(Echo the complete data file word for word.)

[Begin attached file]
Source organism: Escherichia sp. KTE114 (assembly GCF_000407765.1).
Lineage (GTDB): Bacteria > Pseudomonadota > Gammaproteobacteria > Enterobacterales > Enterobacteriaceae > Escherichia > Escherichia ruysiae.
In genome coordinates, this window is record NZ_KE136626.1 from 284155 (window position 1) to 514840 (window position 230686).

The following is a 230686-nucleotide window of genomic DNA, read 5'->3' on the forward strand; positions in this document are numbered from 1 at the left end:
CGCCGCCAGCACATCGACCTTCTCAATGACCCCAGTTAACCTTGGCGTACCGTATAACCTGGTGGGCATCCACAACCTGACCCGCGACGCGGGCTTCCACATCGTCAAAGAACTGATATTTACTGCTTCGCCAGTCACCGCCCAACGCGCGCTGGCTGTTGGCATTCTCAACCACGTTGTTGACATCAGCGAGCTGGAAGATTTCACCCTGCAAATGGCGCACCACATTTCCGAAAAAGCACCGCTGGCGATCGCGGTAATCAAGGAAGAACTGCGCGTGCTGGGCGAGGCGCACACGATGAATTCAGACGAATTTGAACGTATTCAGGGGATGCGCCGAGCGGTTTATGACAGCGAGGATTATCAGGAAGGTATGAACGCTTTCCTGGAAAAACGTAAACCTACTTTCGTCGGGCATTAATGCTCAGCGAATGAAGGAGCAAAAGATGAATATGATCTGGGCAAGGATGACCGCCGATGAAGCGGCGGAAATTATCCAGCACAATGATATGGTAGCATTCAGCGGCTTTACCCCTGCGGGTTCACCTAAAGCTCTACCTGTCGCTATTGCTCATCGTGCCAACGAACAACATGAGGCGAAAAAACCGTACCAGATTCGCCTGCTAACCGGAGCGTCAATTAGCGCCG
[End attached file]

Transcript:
Source organism: Escherichia sp. KTE114 (assembly GCF_000407765.1).
Lineage (GTDB): Bacteria > Pseudomonadota > Gammaproteobacteria > Enterobacterales > Enterobacteriaceae > Escherichia > Escherichia ruysiae.
In genome coordinates, this window is record NZ_KE136626.1 from 284155 (window position 1) to 514840 (window position 230686).

The following is a 230686-nucleotide window of genomic DNA, read 5'->3' on the forward strand; positions in this document are numbered from 1 at the left end:
CGCCGCCAGCACATCGACCTTCTCAATGACCCCAGTTAACCTTGGCGTACCGTATAACCTGGTGGGCATCCACAACCTGACCCGCGACGCGGGCTTCCACATCGTCAAAGAACTGATATTTACTGCTTCGCCAGTCACCGCCCAACGCGCGCTGGCTGTTGGCATTCTCAACCACGTTGTTGACATCAGCGAGCTGGAAGATTTCACCCTGCAAATGGCGCACCACATTTCCGAAAAAGCACCGCTGGCGATCGCGGTAATCAAGGAAGAACTGCGCGTGCTGGGCGAGGCGCACACGATGAATTCAGACGAATTTGAACGTATTCAGGGGATGCGCCGAGCGGTTTATGACAGCGAGGATTATCAGGAAGGTATGAACGCTTTCCTGGAAAAACGTAAACCTACTTTCGTCGGGCATTAATGCTCAGCGAATGAAGGAGCAAAAGATGAATATGATCTGGGCAAGGATGACCGCCGATGAAGCGGCGGAAATTATCCAGCACAATGATATGGTAGCATTCAGCGGCTTTACCCCTGCGGGTTCACCTAAAGCTCTACCTGTCGCTATTGCTCATCGTGCCAACGAACAACATGAGGCGAAAAAACCGTACCAGATTCGCCTGCTAACCGGAGCGTCAATTAGCGCCG